The early indications suggest China's economy performed well in May

Photo by Guang Niu/Getty Images

Activity levels across China’s manufacturing and non-manufacturing sectors remained firm in May, hinting that a recent lift in borrowing costs has yet to have an impact on the broader economy.

According to China’s National Bureau of Statistics (NBS), the nation’s manufacturing Purchasing Manager’s Index (PMI) came in unchanged at 51.2 in May, topping expectations for a decline to 51.0.

The PMI measures changes in activity levels across China’s manufacturing sector from one month to the next. Anything above 50 signals that activity levels are improving while a reading below suggests they’re deteriorating. The distance away from 50 indicates how quickly activity levels are expanding or contracting.

So at 51.2, activity levels improved at the same pace as April, albeit at a modest pace.

It was also the 10th consecutive month that activity levels improved from a month earlier, indicating that conditions across China’s industrial sector are gradually improving after a prolonged period of weakness in 2015 and early 2016.

Both new orders and new export orders continued to expand while the pace of job losses showed.

However, the report said that prices for raw materials declined for the first time in more than a year, all but cementing the view that the recent inflationary spurt from higher commodity prices is now unwinding.

That’s something that will have implications for global export prices, and with it global inflationary pressures.

While the internals of the manufacturing report were mixed, the separate non-manufacturing PMI — including other parts of the Chinese economy including the construction sectors — largely impressed, rising to 54.5 from 54.0 in April.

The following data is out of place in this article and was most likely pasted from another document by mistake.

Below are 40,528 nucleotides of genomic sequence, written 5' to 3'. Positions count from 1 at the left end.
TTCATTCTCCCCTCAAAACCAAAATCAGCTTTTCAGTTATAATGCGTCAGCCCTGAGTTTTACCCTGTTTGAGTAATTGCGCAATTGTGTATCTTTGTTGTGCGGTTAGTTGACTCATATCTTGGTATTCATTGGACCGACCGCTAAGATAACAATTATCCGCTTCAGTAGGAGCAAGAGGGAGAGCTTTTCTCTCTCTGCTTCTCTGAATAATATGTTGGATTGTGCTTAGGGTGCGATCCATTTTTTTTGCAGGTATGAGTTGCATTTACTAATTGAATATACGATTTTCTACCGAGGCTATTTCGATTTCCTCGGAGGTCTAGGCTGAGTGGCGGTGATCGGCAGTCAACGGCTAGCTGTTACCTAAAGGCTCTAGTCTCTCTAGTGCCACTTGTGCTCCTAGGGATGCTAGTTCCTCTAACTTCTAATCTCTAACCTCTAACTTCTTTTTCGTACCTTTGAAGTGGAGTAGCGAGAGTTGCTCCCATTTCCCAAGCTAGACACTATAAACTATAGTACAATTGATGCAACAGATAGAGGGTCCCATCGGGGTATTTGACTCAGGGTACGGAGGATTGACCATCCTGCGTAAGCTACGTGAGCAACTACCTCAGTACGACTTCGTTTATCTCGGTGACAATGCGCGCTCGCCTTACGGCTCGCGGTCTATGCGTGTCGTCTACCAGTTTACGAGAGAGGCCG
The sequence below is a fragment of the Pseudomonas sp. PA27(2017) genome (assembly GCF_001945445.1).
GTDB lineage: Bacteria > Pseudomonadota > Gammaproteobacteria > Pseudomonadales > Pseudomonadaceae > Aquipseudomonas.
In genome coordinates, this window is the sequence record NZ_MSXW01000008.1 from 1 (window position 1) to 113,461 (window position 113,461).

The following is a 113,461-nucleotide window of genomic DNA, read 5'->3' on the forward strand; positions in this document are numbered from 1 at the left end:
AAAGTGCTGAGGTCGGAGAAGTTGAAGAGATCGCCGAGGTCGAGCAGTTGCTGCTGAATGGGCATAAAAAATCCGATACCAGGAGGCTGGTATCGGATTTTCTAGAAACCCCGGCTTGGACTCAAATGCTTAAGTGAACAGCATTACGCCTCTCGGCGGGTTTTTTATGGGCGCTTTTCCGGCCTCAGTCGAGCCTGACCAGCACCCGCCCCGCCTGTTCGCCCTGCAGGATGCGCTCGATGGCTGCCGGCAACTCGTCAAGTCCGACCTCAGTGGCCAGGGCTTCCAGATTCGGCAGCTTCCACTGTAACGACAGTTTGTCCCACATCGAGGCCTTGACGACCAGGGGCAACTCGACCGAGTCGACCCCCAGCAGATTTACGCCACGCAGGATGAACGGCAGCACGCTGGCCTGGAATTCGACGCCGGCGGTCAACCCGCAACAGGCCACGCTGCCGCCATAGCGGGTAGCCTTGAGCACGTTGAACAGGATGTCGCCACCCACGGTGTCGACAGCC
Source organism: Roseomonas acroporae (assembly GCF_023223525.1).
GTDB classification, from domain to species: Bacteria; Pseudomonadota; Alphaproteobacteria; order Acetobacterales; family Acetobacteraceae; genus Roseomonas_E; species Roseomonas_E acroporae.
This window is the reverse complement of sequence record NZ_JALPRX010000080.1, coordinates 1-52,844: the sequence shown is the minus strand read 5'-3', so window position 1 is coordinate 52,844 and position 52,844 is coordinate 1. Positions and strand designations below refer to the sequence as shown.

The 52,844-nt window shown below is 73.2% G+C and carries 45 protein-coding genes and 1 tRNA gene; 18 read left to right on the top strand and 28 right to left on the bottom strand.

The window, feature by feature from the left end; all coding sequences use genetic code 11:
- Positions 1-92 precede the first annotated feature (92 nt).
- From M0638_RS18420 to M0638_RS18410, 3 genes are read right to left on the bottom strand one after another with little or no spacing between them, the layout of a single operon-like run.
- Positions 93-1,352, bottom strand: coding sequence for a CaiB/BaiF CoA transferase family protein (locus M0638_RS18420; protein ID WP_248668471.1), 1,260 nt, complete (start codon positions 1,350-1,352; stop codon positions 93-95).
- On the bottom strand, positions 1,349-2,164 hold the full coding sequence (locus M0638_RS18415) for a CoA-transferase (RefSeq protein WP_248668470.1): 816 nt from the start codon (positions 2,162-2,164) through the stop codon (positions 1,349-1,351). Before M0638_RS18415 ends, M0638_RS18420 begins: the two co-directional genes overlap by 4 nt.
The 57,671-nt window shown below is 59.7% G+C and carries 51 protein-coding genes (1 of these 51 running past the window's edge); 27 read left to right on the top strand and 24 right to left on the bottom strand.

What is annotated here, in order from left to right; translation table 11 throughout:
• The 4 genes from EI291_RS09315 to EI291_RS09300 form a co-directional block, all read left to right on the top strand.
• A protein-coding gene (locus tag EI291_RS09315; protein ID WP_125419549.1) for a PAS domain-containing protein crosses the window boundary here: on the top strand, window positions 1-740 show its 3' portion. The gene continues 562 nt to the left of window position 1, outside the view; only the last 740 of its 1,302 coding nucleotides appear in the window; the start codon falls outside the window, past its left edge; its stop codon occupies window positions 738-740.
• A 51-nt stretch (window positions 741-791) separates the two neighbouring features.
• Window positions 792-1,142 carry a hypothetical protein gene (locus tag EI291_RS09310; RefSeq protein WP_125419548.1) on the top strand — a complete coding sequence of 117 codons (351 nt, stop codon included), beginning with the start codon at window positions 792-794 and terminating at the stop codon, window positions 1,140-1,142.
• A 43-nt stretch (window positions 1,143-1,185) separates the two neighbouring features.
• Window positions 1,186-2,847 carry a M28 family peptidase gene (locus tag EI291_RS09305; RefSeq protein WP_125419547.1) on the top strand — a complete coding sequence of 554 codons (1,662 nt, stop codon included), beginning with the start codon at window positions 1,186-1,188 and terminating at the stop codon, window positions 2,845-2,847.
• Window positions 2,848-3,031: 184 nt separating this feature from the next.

The NBS said that new domestic orders expanded at a slightly faster pace, while those from outside the country declined at a slower pace.

As a lead indicator, that suggests activity levels will remain firm in the months ahead.

Despite the boost in activity across the sector, the NBS said that employment levels fell at the fastest pace since July last year, albeit it was very modest in scale.

As seen in the chart below, activity levels have never deteriorated across China’s non-manufacturing sectors, at least according to the government’s figures.

Released alongside the manufacturing and non-manufacturing reports, the government also released its monthly steel industry PMI — a gauge of activity levels across China’s steel industry.

It too put in a strong performance, rebounding from 54.8 to 49.1 in April.

That indicates that after declining mildly last month, activity levels improved sharply during May, led by a surge in domestic orders.

The triple-beat on all PMI reports has helped to boost risk assets across Asia, although the gains to date have been muted.

This suggests that there may be a degree of scepticism over the accuracy of the reports, something that has become more prevalent among investors outside of China in recent years.

The decision from ratings agency Moody’s to downgrade China’s sovereign credit rating last week, and some subsequent unusual movements in Chinese financial markets that followed the news, has only helped to fuel that scepticism.

It’s likely that many investors will be eyeing the release of separate manufacturing and services PMI reports from private-sector firm IHS Markit in the coming days to see whether the government’s figures marry up.

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